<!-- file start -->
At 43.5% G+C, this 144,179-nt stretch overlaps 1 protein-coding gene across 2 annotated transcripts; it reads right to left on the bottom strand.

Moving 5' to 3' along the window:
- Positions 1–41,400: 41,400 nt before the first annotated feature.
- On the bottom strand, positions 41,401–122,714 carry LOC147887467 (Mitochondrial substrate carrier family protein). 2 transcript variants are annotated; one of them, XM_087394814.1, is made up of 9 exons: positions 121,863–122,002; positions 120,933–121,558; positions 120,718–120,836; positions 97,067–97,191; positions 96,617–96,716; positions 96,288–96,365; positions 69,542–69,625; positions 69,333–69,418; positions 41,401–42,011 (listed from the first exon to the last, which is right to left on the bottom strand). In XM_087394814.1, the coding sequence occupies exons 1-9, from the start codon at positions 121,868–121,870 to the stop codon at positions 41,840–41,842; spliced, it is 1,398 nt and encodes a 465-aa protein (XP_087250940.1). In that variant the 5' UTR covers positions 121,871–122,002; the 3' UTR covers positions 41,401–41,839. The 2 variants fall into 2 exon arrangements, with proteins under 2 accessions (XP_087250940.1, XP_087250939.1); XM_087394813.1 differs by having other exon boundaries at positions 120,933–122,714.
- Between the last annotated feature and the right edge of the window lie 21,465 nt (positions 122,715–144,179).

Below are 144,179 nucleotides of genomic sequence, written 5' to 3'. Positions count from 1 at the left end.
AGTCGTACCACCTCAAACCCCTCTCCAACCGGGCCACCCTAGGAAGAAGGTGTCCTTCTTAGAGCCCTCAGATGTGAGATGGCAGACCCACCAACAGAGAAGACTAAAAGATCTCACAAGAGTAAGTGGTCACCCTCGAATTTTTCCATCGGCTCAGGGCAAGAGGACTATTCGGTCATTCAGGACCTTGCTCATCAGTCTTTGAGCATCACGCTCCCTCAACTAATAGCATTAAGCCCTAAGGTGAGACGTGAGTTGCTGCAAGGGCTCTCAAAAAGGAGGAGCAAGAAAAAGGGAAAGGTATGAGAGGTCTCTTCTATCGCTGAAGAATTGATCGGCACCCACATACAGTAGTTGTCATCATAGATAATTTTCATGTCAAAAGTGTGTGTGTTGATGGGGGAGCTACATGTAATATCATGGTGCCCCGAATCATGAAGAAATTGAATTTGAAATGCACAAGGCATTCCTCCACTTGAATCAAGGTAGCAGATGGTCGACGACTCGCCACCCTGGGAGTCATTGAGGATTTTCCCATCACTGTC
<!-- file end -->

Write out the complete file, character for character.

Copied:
At 43.5% G+C, this 144,179-nt stretch overlaps 1 protein-coding gene across 2 annotated transcripts; it reads right to left on the bottom strand.

Moving 5' to 3' along the window:
- Positions 1–41,400: 41,400 nt before the first annotated feature.
- On the bottom strand, positions 41,401–122,714 carry LOC147887467 (Mitochondrial substrate carrier family protein). 2 transcript variants are annotated; one of them, XM_087394814.1, is made up of 9 exons: positions 121,863–122,002; positions 120,933–121,558; positions 120,718–120,836; positions 97,067–97,191; positions 96,617–96,716; positions 96,288–96,365; positions 69,542–69,625; positions 69,333–69,418; positions 41,401–42,011 (listed from the first exon to the last, which is right to left on the bottom strand). In XM_087394814.1, the coding sequence occupies exons 1-9, from the start codon at positions 121,868–121,870 to the stop codon at positions 41,840–41,842; spliced, it is 1,398 nt and encodes a 465-aa protein (XP_087250940.1). In that variant the 5' UTR covers positions 121,871–122,002; the 3' UTR covers positions 41,401–41,839. The 2 variants fall into 2 exon arrangements, with proteins under 2 accessions (XP_087250940.1, XP_087250939.1); XM_087394813.1 differs by having other exon boundaries at positions 120,933–122,714.
- Between the last annotated feature and the right edge of the window lie 21,465 nt (positions 122,715–144,179).

Below are 144,179 nucleotides of genomic sequence, written 5' to 3'. Positions count from 1 at the left end.
AGTCGTACCACCTCAAACCCCTCTCCAACCGGGCCACCCTAGGAAGAAGGTGTCCTTCTTAGAGCCCTCAGATGTGAGATGGCAGACCCACCAACAGAGAAGACTAAAAGATCTCACAAGAGTAAGTGGTCACCCTCGAATTTTTCCATCGGCTCAGGGCAAGAGGACTATTCGGTCATTCAGGACCTTGCTCATCAGTCTTTGAGCATCACGCTCCCTCAACTAATAGCATTAAGCCCTAAGGTGAGACGTGAGTTGCTGCAAGGGCTCTCAAAAAGGAGGAGCAAGAAAAAGGGAAAGGTATGAGAGGTCTCTTCTATCGCTGAAGAATTGATCGGCACCCACATACAGTAGTTGTCATCATAGATAATTTTCATGTCAAAAGTGTGTGTGTTGATGGGGGAGCTACATGTAATATCATGGTGCCCCGAATCATGAAGAAATTGAATTTGAAATGCACAAGGCATTCCTCCACTTGAATCAAGGTAGCAGATGGTCGACGACTCGCCACCCTGGGAGTCATTGAGGATTTTCCCATCACTGTC